Pamela Smart knows exactly what she wants and is willing to do anything to get it. She is fed up with teaching, and her marriage offers little excitement. Looking for a way out she applies ... See full summary »
The show is about doctors Marcus Welby, a general practitioner and Steven Kiley, Welby's young assistant. The two try to treat people as individuals in an age of specialized medicine and ... See full summary »
Ben Miller was an elderly man living in a nursing home in the year 2035, who frequently reminisced about his past life in this critically acclaimed series. Each episode was set in a ... See full summary »
Dating someone you work can create problems, as Charley Michaels and Ann Anderson learned. he was a surgeon at Kensington General Hospital in San Francisco, a good doctor but less than ... See full summary »
Forrest Bedford is a Southern lawyer in the late 1950s, generally content with his privileged life. But the winds of change are blowing, and he becomes increasingly involved with civil ... See full summary »
After young policewoman Gina Pulasky succeeds in handling a domestic fight particularly well, she's added to a small team of detectives assigned to a case of gruesome child killings. She ... See full summary »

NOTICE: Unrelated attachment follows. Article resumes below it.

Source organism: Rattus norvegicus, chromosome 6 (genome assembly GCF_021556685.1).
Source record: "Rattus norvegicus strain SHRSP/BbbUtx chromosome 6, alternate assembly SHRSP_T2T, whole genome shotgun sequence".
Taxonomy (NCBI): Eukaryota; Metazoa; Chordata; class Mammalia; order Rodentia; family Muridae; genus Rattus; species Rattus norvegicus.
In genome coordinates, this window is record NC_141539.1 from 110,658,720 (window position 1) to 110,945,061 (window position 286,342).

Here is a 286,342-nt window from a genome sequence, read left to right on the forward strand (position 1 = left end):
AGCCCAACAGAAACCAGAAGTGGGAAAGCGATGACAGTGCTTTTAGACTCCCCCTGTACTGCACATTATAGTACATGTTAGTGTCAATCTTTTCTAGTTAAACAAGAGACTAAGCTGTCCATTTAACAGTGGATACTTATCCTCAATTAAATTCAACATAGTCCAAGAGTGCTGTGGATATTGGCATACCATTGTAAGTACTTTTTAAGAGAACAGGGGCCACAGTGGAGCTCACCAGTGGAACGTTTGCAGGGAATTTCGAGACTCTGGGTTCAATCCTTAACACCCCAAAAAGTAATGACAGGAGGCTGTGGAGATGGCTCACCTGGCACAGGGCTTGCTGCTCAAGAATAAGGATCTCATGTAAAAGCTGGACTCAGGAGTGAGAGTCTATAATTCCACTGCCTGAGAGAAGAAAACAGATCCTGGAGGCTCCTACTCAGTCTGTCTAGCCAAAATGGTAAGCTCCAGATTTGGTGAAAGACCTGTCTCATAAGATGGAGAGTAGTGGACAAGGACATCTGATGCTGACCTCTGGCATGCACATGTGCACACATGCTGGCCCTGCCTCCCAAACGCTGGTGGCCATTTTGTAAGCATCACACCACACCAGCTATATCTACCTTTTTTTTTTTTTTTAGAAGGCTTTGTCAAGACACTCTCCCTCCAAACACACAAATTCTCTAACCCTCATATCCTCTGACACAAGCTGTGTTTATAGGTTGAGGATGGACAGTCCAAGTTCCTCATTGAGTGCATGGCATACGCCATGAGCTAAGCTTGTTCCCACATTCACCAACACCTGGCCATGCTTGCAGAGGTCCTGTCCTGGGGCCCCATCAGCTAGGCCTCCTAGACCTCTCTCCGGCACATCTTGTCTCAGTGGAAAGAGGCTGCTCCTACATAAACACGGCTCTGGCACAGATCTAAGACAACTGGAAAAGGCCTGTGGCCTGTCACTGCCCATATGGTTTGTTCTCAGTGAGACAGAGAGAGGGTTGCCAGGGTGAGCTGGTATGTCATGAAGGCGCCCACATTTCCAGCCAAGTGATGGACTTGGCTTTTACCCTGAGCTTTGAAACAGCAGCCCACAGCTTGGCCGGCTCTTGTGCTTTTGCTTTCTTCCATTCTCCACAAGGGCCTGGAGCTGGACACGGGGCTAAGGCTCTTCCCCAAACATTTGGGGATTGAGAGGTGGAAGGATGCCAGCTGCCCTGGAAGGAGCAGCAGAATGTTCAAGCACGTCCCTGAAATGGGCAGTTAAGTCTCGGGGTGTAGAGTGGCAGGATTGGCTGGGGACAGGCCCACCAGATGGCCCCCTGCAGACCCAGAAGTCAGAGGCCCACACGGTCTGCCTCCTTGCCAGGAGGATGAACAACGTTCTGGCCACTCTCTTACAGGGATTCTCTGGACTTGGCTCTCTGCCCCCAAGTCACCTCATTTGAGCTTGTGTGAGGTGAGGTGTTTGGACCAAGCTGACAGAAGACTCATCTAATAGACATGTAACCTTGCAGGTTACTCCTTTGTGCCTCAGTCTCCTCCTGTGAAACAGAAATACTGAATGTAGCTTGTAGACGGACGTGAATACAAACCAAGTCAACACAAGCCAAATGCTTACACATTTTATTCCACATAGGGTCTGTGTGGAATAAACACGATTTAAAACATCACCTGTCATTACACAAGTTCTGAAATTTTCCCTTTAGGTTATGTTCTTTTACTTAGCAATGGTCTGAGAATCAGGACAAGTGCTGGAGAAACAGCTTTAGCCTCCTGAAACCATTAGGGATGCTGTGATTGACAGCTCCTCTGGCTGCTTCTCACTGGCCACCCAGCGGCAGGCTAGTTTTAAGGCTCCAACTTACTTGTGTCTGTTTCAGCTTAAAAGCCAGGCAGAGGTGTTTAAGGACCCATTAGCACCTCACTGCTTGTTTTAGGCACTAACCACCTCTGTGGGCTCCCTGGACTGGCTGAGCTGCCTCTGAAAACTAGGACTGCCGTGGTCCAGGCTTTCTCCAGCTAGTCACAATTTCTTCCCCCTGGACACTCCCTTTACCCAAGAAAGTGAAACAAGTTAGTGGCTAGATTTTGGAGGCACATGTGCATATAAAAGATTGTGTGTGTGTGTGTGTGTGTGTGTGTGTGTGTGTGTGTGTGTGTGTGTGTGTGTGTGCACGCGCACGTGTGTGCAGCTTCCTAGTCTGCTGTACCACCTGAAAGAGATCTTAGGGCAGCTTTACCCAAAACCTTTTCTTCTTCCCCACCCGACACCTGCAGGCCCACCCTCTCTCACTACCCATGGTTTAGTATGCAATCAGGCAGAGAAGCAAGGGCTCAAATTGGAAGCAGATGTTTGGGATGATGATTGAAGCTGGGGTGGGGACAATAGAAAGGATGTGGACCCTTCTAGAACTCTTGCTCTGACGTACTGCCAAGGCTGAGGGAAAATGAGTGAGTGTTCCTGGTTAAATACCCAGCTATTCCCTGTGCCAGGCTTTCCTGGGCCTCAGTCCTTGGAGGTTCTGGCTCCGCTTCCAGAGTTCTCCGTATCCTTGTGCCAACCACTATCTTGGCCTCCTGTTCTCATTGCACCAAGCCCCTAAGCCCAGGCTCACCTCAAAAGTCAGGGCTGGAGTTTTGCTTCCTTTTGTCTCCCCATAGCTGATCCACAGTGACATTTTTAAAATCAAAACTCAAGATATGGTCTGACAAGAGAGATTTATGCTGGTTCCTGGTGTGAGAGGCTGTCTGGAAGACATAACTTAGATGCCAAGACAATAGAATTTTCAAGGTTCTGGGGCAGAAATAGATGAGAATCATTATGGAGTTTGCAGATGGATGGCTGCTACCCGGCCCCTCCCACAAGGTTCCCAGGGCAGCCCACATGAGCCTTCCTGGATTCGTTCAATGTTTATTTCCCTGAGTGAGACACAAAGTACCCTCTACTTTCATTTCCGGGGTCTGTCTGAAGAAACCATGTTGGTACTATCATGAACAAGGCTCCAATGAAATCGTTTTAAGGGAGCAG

A time traveling cop, Jack Deth, from the future is taken back to the past to be given the task of destroying the Trancer program before it has a chance to get out of control, sending the ... See full summary »
C. Courtney Joyner
The theme song for The Trials of Rosie O'Neill, "I Wish I Knew," was written by Carole King, not Carly Simon. I don't know who sang the song during the opening credits, but Carole King was a guest star on the episode, "The Reunion," along with Tyne Daly, and did perform "I Wish I Knew" during that episode. (I have the sheet music--Words and Music by Carole King!) As to the series itself, I liked it very much and was highly disappointed when it was canceled. I was hooked on it after seeing it for the first time--which may or may not have been the first episode--in it Rosie defends a young girl (maybe homeless, at least "family-less") accused of killing her newborn child and hiding the body in a dumpster. She claimed the baby was born dead and that she had buried the baby in the dumpster. It was a very touching episode, the young lady playing the defendant did an excellent job in her portrayal of the downtrodden girl. Being a fan of Sharon Gless, I am glad to see "Cagney & Lacey" finally being offered on DVD; I would like to see "The Trials of Rosie O'Neill," (the entire series) come out on DVD, I would definitely buy it.
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